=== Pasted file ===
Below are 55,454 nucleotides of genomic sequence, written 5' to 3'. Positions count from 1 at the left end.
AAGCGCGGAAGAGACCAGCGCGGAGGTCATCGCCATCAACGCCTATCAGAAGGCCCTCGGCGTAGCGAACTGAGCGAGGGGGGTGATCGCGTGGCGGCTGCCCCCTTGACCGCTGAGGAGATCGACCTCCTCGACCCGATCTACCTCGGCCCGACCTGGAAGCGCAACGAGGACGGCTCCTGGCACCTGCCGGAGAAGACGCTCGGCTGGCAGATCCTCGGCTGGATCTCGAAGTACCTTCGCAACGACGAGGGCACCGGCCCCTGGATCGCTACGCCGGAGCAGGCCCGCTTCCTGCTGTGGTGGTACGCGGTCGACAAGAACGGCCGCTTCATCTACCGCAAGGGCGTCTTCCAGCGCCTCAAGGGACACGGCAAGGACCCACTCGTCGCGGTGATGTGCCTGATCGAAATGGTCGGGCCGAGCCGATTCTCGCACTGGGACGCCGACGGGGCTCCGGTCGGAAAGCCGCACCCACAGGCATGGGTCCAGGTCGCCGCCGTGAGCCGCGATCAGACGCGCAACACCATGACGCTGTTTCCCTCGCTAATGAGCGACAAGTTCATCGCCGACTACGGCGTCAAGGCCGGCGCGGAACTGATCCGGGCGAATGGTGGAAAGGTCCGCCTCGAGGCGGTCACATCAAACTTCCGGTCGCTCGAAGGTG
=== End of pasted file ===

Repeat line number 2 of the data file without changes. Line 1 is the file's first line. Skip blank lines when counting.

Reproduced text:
AAGCGCGGAAGAGACCAGCGCGGAGGTCATCGCCATCAACGCCTATCAGAAGGCCCTCGGCGTAGCGAACTGAGCGAGGGGGGTGATCGCGTGGCGGCTGCCCCCTTGACCGCTGAGGAGATCGACCTCCTCGACCCGATCTACCTCGGCCCGACCTGGAAGCGCAACGAGGACGGCTCCTGGCACCTGCCGGAGAAGACGCTCGGCTGGCAGATCCTCGGCTGGATCTCGAAGTACCTTCGCAACGACGAGGGCACCGGCCCCTGGATCGCTACGCCGGAGCAGGCCCGCTTCCTGCTGTGGTGGTACGCGGTCGACAAGAACGGCCGCTTCATCTACCGCAAGGGCGTCTTCCAGCGCCTCAAGGGACACGGCAAGGACCCACTCGTCGCGGTGATGTGCCTGATCGAAATGGTCGGGCCGAGCCGATTCTCGCACTGGGACGCCGACGGGGCTCCGGTCGGAAAGCCGCACCCACAGGCATGGGTCCAGGTCGCCGCCGTGAGCCGCGATCAGACGCGCAACACCATGACGCTGTTTCCCTCGCTAATGAGCGACAAGTTCATCGCCGACTACGGCGTCAAGGCCGGCGCGGAACTGATCCGGGCGAATGGTGGAAAGGTCCGCCTCGAGGCGGTCACATCAAACTTCCGGTCGCTCGAAGGTG